The Taliban has taken over another district in Afghanistan, the second in two weeks, saying that the US will “regret” abandoning key peace talks that stalled after Donald Trump called off a much-awaited meeting with the group.
Yangi Qala, a district in Afghanistan’s northern province of Takhar, fell into the hands of Taliban fighters on Tuesday after government troops retreated over fear of greater casualties, local authorities told the media.
They sent reinforcements in order to drive the Taliban out of the area, claiming that dozens of militants were killed.
But the seizure of the district, which lies close to the border of Russia’s military ally Tajikistan, comes days after the Taliban made another advance by capturing the Anar Darah neighborhood in western Afghanistan.
The news follows a recent decision by Trump to cancel a meeting with Taliban representatives at Camp David, asking the group if they are ready for the next few decades of war. The US president said he canceled the meeting after the Taliban claimed responsibility for attacks in Kabul which killed 12 people, including one US soldier, earlier in the week.
President Trump has delivered his assessment of the military strategy being enacted by America in Afghanistan.
On its part, the Taliban warned that the US will suffer heavy losses for ditching the key talks, yet the takeovers seem to be a continuation of their stick-and-carrot tactics.
Later on Tuesday, Taliban spokesman Zabihullah Mujahid reiterated the threat, saying that Washington will regret not getting back to the table. The Islamist group, he said, will resume jihad and fighting to end the foreign occupation of Afghanistan.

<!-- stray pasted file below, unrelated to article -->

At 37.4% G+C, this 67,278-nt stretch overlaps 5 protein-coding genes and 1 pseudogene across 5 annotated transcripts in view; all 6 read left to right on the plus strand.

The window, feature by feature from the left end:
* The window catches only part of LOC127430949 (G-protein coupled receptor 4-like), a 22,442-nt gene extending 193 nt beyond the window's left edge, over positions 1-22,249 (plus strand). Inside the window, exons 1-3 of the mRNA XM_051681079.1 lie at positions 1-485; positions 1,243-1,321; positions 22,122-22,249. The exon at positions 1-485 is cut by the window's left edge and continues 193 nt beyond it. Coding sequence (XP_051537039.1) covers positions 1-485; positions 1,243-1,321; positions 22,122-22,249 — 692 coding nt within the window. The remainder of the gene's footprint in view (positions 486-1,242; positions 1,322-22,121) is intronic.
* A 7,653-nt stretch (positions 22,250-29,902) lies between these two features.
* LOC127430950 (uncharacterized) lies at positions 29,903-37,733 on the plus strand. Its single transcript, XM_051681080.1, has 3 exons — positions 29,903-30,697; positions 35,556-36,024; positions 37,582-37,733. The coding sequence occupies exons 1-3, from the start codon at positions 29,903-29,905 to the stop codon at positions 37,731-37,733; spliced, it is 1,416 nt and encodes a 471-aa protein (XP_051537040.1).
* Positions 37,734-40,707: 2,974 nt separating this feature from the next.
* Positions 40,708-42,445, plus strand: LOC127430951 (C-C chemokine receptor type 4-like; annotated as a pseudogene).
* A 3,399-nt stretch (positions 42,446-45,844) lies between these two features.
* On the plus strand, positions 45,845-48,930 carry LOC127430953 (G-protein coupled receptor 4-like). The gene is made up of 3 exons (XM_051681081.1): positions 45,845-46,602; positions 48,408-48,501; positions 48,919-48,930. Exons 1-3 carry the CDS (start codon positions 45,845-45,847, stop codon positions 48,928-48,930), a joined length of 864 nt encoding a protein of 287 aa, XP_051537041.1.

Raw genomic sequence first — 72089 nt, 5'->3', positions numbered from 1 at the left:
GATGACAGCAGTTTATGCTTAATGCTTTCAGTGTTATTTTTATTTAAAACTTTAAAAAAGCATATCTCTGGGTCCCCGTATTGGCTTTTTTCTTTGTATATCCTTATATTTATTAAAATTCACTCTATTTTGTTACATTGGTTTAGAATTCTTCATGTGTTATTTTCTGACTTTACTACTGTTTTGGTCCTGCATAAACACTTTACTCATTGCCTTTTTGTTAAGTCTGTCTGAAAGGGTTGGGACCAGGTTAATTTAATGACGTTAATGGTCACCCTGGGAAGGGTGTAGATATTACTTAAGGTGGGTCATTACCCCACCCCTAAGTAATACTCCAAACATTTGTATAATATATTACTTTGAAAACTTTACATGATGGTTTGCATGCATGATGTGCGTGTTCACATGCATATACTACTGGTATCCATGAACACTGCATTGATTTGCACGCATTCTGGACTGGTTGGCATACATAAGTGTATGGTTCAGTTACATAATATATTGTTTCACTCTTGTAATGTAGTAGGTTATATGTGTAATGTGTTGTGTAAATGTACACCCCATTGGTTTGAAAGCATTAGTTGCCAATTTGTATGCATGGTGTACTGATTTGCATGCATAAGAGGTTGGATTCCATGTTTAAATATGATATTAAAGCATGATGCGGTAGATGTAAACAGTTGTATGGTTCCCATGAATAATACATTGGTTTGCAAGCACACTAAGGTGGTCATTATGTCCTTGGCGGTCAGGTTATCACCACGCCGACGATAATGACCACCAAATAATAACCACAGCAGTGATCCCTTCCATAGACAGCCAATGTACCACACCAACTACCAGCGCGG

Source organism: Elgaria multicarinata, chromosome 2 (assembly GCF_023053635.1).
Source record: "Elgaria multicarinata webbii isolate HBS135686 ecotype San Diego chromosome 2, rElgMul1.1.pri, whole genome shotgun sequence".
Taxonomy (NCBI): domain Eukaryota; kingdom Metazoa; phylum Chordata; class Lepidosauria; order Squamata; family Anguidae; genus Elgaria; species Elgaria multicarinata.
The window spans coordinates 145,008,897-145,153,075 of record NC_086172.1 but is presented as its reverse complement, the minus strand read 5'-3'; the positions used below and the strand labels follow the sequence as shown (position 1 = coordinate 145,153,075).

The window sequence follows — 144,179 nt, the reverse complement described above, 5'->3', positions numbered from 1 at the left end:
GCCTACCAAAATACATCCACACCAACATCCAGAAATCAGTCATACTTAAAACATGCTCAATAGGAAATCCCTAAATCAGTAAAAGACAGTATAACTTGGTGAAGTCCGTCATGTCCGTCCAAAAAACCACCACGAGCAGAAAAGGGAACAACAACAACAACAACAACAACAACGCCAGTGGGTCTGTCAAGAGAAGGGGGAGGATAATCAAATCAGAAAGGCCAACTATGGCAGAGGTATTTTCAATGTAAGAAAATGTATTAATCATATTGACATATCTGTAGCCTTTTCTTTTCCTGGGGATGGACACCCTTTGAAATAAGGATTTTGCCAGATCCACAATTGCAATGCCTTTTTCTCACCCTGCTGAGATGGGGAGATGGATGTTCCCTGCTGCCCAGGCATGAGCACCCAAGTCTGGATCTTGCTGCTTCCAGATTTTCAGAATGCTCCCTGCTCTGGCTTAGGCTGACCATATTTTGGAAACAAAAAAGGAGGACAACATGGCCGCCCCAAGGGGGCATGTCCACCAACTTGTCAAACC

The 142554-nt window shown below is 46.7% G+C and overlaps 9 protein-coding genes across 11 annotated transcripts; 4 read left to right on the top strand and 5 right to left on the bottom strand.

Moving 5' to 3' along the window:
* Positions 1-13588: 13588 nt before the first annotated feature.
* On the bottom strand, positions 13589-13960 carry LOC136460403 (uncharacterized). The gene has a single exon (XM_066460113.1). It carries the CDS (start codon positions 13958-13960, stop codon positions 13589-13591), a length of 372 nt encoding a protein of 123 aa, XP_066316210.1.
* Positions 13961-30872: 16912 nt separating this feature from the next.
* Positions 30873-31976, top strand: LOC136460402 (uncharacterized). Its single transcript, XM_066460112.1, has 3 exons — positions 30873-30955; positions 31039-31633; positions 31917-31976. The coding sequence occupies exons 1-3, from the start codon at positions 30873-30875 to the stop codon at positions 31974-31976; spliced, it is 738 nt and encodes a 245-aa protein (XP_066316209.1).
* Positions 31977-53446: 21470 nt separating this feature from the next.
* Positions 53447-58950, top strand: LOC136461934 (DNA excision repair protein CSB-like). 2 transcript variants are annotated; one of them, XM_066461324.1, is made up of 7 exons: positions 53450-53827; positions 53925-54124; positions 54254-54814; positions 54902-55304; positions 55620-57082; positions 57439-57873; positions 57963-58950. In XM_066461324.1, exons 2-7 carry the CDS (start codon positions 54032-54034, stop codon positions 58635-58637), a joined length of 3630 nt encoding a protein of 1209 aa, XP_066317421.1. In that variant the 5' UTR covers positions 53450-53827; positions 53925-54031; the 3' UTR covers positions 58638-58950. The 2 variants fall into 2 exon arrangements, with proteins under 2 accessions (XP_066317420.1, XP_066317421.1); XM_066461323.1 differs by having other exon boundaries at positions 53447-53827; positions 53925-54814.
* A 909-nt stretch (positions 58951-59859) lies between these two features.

In recent years, US negotiators held several rounds of low-key talks with the militants in their political office in Doha, Qatar, providing some opening for a possible truce. But it remains to be seen if it could be reached at all, given that the Taliban frequently target local and foreign forces, sometimes taking control of important cities and locations.
Initially decimated in the post-9/11 US airstrikes and the subsequent Western intervention, the Taliban made a resurgence and hit back, gradually expanding influence in the east, west and south of the country.
Now, they control more swathes of land in Afghanistan than at any point since 2001. An interactive map by the Long War journal shows the sizeable amount of territory the Taliban hold or contest.
As the talks stalled and fighting continued, top US officials voiced pessimism over the Afghan exit strategy. Secretary of State Mike Pompeo acknowledged this week that the peace process is dead “for the time being,” adding that Washington is looking for “significant commitments” from the militant group.
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